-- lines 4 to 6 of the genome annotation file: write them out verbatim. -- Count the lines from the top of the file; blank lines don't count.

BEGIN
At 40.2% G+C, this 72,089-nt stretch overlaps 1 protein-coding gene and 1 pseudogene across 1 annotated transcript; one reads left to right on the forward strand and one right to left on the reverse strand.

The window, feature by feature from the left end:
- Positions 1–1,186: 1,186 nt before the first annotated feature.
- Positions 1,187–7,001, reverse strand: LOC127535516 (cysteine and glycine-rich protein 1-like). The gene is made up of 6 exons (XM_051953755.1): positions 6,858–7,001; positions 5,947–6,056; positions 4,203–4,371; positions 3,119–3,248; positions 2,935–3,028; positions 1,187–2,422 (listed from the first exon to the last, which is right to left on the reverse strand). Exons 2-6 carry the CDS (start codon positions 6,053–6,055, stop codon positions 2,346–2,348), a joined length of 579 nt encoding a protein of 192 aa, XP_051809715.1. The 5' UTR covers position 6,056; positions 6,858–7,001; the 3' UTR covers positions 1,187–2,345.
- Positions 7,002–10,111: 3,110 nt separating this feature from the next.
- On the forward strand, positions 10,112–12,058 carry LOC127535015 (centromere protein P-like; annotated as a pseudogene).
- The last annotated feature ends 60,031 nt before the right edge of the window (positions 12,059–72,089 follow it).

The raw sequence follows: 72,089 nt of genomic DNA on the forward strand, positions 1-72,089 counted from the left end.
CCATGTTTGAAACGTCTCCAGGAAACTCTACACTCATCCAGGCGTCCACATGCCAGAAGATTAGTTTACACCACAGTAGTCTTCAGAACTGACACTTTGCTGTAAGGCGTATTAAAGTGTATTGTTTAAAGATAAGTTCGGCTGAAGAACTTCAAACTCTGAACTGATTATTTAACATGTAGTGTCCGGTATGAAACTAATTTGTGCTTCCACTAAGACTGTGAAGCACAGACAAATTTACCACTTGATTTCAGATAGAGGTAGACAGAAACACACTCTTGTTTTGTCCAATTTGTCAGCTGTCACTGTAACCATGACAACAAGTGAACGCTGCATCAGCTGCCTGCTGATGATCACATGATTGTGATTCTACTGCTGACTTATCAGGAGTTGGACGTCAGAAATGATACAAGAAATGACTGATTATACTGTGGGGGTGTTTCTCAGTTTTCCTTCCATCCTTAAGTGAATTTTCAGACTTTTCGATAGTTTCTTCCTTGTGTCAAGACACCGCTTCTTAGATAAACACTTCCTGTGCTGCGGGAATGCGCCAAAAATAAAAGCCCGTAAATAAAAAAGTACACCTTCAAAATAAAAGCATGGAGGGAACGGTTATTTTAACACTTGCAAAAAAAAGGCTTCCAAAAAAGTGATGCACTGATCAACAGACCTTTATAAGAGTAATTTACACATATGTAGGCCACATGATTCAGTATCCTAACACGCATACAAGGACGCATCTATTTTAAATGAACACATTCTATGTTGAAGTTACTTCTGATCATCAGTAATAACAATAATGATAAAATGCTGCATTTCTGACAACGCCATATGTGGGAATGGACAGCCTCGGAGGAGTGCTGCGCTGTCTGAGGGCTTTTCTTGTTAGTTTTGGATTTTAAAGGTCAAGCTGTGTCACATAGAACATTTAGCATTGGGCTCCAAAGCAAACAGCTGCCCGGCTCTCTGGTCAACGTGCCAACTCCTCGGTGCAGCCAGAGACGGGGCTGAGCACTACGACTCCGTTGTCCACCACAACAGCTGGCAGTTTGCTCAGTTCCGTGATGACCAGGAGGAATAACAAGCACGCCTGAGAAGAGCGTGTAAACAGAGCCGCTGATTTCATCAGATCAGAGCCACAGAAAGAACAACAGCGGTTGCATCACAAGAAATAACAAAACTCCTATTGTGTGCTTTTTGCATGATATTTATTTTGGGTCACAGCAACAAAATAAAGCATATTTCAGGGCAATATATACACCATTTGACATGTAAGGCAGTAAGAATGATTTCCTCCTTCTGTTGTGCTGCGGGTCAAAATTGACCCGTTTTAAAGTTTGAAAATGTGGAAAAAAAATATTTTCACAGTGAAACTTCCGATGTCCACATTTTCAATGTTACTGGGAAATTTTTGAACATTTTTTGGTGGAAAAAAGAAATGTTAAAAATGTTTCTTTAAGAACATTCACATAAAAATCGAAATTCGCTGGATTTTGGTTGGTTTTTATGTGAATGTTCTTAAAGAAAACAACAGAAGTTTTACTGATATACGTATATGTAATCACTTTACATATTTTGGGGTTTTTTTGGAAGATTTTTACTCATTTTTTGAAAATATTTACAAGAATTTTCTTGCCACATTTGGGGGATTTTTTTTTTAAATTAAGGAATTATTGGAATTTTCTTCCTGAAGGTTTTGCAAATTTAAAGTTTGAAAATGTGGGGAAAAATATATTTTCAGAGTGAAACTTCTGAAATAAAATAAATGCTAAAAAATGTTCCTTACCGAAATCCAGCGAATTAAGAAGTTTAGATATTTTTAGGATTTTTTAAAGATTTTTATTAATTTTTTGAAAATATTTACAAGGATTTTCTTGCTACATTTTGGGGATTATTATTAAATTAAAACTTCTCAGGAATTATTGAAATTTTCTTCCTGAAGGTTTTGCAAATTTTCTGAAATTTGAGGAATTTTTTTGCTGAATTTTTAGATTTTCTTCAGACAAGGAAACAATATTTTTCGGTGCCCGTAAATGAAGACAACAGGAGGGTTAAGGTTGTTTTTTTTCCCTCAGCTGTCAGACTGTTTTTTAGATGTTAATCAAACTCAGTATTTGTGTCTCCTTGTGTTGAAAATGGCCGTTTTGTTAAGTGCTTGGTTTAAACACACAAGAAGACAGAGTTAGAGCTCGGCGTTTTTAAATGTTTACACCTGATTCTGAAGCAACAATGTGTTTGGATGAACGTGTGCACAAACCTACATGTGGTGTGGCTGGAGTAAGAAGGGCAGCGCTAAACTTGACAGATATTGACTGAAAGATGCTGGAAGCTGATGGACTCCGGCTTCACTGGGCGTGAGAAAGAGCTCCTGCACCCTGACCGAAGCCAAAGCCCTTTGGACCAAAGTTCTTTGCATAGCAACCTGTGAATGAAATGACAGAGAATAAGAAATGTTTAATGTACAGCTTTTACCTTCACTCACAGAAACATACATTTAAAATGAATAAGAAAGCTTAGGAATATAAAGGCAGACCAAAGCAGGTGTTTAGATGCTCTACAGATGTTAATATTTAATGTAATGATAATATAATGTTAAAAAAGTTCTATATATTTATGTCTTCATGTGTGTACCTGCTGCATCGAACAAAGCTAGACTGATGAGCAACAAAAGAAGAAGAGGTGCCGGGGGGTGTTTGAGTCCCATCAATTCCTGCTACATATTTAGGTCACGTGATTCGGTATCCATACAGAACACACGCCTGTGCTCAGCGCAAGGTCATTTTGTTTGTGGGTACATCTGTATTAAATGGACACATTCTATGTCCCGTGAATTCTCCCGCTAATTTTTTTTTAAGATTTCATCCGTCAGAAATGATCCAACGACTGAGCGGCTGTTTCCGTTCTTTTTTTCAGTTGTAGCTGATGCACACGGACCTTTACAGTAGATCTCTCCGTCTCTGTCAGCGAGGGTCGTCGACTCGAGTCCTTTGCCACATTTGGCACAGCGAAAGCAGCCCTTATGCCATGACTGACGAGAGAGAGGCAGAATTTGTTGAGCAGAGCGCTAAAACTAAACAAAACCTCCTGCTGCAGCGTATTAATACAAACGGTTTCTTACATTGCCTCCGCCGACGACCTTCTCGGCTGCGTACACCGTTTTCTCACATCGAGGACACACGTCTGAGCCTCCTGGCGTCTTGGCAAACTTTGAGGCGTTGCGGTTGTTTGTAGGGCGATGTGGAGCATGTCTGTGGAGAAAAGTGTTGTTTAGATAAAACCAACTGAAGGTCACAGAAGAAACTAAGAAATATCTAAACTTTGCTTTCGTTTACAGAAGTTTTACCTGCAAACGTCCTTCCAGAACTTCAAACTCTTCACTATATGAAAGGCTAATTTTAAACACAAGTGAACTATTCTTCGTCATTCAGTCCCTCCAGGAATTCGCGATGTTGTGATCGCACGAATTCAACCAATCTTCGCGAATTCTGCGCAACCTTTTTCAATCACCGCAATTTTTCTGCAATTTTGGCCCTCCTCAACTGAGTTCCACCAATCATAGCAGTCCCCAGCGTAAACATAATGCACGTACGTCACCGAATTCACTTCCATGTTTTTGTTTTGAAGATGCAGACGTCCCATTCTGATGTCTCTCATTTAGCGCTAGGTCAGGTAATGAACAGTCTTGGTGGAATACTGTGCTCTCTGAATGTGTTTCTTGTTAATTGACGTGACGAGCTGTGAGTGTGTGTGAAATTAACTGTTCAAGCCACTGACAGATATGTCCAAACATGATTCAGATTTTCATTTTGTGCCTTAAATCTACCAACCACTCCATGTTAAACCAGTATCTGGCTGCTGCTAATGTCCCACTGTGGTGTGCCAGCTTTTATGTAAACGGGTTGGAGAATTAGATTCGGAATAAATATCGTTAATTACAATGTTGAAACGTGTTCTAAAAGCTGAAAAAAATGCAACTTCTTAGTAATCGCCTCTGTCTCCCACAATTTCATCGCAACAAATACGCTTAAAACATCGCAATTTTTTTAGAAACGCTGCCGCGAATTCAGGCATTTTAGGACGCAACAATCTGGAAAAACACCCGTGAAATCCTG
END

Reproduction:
- Positions 1,187–7,001, reverse strand: LOC127535516 (cysteine and glycine-rich protein 1-like). The gene is made up of 6 exons (XM_051953755.1): positions 6,858–7,001; positions 5,947–6,056; positions 4,203–4,371; positions 3,119–3,248; positions 2,935–3,028; positions 1,187–2,422 (listed from the first exon to the last, which is right to left on the reverse strand). Exons 2-6 carry the CDS (start codon positions 6,053–6,055, stop codon positions 2,346–2,348), a joined length of 579 nt encoding a protein of 192 aa, XP_051809715.1. The 5' UTR covers position 6,056; positions 6,858–7,001; the 3' UTR covers positions 1,187–2,345.
- Positions 7,002–10,111: 3,110 nt separating this feature from the next.
- On the forward strand, positions 10,112–12,058 carry LOC127535015 (centromere protein P-like; annotated as a pseudogene).